Why do you assume they aren't important to the running of the application? What if they are? What are the 'other things' you mention as well?
If you removed the default error messages, a user might legitimately encounter that error, then there would be no message displayed to them, leaving them even worse off. (As another answer mentioned these are most likely from the C runtime library, and most likely your program does need that!)
The XML could be an embedded manifest that specifies some of the DLL requirements. This helps prevent the 'DLL hell' situation where programs depend on different versions of a DLL with the same name. Amongst other things, it specifies the precise version information of DLLs, so you never run in to that ugly situation. Again, this seems to be something you would want.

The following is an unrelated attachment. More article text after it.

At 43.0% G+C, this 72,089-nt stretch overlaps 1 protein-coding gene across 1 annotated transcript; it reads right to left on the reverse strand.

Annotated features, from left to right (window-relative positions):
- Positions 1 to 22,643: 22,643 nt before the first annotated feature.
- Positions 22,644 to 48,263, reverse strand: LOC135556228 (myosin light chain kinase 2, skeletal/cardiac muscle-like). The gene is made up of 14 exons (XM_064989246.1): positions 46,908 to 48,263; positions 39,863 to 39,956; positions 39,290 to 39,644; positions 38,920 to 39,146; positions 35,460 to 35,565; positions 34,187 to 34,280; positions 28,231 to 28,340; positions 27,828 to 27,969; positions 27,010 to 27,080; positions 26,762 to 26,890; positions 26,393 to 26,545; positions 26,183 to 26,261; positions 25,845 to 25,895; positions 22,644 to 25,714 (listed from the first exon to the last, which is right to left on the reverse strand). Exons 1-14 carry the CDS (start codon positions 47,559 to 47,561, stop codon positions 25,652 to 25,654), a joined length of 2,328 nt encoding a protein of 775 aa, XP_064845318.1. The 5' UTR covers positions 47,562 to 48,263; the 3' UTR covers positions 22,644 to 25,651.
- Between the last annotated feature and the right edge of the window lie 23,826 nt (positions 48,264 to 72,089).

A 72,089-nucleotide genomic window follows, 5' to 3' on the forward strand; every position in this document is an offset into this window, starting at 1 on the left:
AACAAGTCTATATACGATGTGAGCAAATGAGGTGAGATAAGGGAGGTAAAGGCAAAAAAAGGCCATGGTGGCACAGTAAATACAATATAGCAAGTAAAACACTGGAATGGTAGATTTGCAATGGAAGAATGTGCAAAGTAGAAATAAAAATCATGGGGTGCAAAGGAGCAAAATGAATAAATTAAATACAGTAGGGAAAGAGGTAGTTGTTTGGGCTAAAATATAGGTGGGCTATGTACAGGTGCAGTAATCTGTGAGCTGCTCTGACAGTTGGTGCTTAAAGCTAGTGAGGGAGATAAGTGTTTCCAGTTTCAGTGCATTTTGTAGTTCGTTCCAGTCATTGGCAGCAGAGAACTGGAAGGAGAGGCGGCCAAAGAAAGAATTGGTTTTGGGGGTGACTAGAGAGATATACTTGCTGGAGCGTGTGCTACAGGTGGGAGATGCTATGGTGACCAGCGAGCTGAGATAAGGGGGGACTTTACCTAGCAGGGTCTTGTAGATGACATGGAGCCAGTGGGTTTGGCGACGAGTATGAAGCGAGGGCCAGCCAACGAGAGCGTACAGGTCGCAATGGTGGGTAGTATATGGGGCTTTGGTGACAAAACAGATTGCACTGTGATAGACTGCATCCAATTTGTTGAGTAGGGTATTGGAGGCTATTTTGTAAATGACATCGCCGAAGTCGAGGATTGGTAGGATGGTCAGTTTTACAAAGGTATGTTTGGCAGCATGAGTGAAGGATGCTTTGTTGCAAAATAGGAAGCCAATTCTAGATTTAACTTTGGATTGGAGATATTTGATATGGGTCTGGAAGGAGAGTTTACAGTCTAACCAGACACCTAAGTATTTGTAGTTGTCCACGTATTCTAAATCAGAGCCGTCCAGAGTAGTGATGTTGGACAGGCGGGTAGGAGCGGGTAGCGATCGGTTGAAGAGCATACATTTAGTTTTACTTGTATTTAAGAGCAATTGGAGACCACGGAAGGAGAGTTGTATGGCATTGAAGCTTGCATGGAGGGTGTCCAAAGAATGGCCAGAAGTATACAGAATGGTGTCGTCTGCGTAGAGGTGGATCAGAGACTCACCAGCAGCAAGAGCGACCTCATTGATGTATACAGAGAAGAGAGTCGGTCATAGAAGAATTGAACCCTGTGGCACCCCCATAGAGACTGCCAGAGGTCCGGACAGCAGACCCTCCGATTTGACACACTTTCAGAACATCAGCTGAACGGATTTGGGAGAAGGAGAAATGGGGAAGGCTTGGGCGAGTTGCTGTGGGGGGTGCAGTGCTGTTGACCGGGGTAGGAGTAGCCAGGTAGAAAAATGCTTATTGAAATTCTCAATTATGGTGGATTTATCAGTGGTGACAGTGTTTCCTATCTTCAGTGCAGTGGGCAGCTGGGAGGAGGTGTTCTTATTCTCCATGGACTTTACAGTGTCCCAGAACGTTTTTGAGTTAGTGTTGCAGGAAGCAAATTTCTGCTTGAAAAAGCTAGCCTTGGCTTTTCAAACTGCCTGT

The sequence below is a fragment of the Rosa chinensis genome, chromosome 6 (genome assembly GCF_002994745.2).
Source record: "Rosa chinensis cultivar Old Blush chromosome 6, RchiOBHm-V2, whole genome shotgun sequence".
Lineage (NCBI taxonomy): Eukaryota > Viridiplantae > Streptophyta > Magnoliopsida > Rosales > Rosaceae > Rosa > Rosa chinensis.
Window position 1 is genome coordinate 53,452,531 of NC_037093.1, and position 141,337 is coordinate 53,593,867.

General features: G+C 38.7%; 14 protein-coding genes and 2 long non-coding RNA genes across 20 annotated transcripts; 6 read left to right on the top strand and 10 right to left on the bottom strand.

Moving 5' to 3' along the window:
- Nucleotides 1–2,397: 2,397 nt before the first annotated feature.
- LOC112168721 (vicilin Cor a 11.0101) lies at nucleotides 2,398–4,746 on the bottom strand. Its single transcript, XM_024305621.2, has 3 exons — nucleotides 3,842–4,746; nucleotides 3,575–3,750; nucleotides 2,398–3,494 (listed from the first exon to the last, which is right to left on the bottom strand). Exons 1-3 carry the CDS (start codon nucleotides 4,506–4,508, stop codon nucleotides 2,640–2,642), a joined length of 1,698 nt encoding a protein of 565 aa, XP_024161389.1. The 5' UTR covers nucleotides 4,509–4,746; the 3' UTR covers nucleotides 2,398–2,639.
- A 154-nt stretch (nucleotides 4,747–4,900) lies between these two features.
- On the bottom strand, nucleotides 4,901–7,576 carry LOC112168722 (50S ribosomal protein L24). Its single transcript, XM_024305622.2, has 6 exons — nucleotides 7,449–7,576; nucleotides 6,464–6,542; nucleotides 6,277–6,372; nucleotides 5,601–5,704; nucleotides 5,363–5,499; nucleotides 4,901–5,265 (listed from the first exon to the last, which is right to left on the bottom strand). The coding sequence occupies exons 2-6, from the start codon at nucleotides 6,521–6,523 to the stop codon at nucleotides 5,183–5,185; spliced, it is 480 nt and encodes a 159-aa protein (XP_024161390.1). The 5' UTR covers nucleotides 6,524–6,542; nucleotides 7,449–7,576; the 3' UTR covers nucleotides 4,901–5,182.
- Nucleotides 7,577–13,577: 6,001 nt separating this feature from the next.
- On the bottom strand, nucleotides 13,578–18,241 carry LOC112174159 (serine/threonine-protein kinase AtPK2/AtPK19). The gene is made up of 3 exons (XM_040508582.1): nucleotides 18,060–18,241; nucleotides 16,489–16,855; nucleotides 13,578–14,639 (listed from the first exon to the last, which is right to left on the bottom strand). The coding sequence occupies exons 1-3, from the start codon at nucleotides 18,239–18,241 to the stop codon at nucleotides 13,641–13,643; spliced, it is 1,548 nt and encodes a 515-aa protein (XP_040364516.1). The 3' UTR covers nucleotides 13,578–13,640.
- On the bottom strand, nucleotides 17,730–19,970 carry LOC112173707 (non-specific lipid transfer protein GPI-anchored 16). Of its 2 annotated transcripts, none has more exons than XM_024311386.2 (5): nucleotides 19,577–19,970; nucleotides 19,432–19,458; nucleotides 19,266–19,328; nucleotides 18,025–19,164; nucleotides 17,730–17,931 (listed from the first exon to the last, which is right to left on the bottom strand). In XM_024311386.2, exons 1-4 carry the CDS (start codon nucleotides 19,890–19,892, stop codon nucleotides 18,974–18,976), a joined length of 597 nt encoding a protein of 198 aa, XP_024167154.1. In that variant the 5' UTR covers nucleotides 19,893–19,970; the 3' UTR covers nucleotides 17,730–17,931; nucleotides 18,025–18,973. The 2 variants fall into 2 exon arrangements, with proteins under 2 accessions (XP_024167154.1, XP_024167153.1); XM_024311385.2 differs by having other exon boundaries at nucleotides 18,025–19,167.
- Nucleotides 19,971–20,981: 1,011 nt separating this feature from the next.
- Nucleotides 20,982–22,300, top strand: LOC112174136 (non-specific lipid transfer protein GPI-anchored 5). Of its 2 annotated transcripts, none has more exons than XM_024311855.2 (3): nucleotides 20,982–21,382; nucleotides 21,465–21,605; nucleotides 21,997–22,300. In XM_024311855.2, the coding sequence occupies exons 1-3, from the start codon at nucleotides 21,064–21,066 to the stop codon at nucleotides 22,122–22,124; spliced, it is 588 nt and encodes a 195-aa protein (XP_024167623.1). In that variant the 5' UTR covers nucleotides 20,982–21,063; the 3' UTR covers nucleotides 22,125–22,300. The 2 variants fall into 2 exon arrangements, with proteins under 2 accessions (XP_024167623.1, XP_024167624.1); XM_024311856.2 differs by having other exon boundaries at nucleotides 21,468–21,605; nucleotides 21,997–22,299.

The libraries and compiler settings for most C++ compilers will most likely add "junk" (I'd just call it library data) because of all the useful features they provide, saving you from having to solve those problems all over again yourself. If you still don't like any of that - stop using compilers, and start using assembler. Then you can specify exactly what is and isn't in the final compiled program, but you'll probably end up reinventing the wheel...